4 Social Media Sources to Boost Your Career

As business becomes digitalized, web-based services emerge into powerful tools for opinion-making, marketing, and head-hunting, rooted in identifying talented media users, their ideas, actions, and behaviors. Major recruitment agencies use social media in talent acquisition, scanning them for high-quality candidates. Almost all employers are using social media to help them decide whether or not to hire or fire someone.

4 Social Media Sources to Boost Your Career

So, stop thinking about how to delete a resume on LinkedIn that has brought no result and start working on enhancing your online image and electronic footprint. The article reveals the best ways to use popular networks to advance your career.

Why Online Media Presence Is Important

Social Media Facebook

Nowadays social networking sites are not only great communication channels, designed for content creation and distribution. They are fast, efficient, and easy-to-use global venues with virtual communities based on the various interests, philosophies, professional and educational backgrounds, and different age groups that are visited repeatedly.

Online media presence lets us promote our work, accomplishments and get more job opportunities, building new business connections. With such a diversity of virtual platforms, we can make a move to accelerate up and across industries and places instead of spending the entire career with a single employer.

The Most Popular Social Media Platforms in the USA

According to the data collected by Pew Research Center in 2021, the percentage scale among the US adults who use the social nets looks as follows:

#1. YouTube - 81%;

#2. Facebook - 69%;

#3. Instagram - 40%;

#4. Pinterest - 31%;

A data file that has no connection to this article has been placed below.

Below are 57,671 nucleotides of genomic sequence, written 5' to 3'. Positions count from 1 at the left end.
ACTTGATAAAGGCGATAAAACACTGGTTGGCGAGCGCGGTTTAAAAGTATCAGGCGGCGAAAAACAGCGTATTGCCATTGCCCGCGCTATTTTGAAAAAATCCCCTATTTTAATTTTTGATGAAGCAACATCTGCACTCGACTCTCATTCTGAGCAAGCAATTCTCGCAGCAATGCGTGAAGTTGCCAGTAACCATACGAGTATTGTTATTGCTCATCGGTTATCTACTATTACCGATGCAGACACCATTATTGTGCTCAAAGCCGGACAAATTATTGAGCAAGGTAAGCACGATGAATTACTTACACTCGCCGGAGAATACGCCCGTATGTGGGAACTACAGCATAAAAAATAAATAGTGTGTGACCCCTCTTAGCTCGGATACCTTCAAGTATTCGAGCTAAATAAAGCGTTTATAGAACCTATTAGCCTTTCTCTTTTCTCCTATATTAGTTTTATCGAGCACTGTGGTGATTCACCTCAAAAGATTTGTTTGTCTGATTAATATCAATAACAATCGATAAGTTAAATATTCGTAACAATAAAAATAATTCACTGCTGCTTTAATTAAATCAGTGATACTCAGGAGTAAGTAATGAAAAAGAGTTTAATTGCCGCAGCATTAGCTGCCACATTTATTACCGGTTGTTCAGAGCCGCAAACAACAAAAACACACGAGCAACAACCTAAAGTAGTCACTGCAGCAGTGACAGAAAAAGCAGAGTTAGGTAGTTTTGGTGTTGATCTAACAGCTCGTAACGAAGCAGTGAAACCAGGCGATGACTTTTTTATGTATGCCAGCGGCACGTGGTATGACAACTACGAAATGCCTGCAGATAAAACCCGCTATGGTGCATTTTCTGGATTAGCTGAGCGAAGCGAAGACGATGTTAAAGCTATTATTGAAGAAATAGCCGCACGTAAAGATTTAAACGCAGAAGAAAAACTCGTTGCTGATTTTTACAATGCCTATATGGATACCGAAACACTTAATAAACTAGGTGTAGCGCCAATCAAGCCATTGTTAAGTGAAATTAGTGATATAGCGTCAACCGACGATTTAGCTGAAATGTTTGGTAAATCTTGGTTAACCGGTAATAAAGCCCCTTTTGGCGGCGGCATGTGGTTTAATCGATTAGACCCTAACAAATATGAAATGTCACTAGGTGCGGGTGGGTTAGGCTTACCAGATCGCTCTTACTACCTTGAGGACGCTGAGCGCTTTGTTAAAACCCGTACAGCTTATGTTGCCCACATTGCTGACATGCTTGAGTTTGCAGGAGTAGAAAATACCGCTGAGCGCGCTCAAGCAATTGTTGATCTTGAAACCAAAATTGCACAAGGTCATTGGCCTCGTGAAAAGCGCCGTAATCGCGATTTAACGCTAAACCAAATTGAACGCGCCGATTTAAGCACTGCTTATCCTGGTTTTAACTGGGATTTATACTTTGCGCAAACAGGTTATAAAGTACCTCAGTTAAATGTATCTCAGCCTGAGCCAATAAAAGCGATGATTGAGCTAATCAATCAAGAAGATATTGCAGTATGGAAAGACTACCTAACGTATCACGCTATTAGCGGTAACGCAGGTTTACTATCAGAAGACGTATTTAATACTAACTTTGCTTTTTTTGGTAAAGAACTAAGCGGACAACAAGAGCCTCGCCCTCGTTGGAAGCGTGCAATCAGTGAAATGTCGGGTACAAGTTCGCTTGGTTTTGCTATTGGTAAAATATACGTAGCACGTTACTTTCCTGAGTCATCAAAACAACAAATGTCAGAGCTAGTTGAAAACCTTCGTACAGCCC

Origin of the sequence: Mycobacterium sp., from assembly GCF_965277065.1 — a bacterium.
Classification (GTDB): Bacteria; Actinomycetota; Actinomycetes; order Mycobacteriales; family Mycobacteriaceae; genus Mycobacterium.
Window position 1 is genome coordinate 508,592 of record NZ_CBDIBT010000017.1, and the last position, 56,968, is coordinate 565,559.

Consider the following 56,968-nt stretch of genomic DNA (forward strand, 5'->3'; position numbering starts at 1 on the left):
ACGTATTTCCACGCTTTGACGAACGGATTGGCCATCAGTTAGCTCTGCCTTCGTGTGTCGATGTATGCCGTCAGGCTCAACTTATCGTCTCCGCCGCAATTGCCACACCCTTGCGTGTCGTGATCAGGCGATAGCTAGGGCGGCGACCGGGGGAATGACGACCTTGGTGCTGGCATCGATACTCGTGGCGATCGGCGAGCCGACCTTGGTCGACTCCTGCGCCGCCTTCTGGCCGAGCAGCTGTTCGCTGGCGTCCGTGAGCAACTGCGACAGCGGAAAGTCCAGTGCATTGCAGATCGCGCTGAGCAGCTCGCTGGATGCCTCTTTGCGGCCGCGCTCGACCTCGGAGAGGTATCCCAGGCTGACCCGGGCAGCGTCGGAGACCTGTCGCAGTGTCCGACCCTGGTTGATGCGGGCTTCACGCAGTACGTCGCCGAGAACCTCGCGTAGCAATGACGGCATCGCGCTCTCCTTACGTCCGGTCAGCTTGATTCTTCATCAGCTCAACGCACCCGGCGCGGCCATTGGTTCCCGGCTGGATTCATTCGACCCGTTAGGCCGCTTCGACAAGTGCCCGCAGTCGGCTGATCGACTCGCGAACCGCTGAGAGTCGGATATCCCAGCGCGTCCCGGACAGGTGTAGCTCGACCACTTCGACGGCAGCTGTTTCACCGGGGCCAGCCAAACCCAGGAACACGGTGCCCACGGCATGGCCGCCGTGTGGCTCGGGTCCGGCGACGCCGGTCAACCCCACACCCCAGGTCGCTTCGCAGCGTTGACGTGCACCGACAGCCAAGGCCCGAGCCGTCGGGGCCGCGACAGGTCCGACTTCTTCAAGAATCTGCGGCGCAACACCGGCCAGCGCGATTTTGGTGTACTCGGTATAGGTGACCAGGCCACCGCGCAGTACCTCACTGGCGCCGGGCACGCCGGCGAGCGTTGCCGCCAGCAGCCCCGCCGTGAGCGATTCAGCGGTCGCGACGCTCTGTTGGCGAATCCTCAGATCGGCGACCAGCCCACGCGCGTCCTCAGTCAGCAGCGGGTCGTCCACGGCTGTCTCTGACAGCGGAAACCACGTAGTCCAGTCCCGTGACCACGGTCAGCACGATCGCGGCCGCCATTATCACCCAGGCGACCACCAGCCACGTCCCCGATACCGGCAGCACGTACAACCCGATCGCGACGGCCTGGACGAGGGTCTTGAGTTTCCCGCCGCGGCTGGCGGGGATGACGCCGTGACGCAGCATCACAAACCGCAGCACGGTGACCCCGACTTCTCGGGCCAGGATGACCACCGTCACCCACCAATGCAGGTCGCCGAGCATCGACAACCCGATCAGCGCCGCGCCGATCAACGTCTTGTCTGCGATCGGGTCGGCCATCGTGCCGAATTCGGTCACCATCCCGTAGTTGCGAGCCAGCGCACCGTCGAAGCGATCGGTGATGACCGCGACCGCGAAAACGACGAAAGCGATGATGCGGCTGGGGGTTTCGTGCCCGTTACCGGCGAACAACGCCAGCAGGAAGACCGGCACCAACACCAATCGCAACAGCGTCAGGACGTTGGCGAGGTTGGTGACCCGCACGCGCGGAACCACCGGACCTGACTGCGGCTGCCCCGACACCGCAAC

#5. LinkedIn - 28%;

#6. Snapchat - 25%;

#7. Twitter - 23%.

Advantages of Networking for Employers

Employers are acknowledged of social nets use and benefits. The high density of specialists, their transparency, and accessibility are among the obvious advantages that make networking an ideal resource for picking top talents. Here are a few not so apparent reasons why hiring managers prefer social media:

  • Exactly targeted vacancies;
  • High spreading and coverage of job openings;
  • Tech-savvy candidates with strong computer skills;
  • Getting recommendations and affiliations easier;
  • Reduced hiring costs;
  • Good brand awareness;
  • Better engagement with potential employees.

The Best Social Nets for Career Advancement

The attractive possibility to construct a complete and dynamic public profile that meets any need encourages people to join different networks. For instance, the ability to host head-hunters chats makes Twitter an ideal platform for searching the job opportunities. Snapchat is popular among the millennials and Generation X demographic groups. Pinterest is great to follow career experts, get inspiring ideas, or create boards to pin tailored resumes. Let’s look in detail how the most popular resources can boost the professional career:

#1. YouTube

YouTube stays a reliable resource not only for artists, musicians, actors, or public influencers. Video can be the best visual resume, that enables you to project confidence and likability. Presentations supported by visual aids are a half more persuasive than the unaided ones.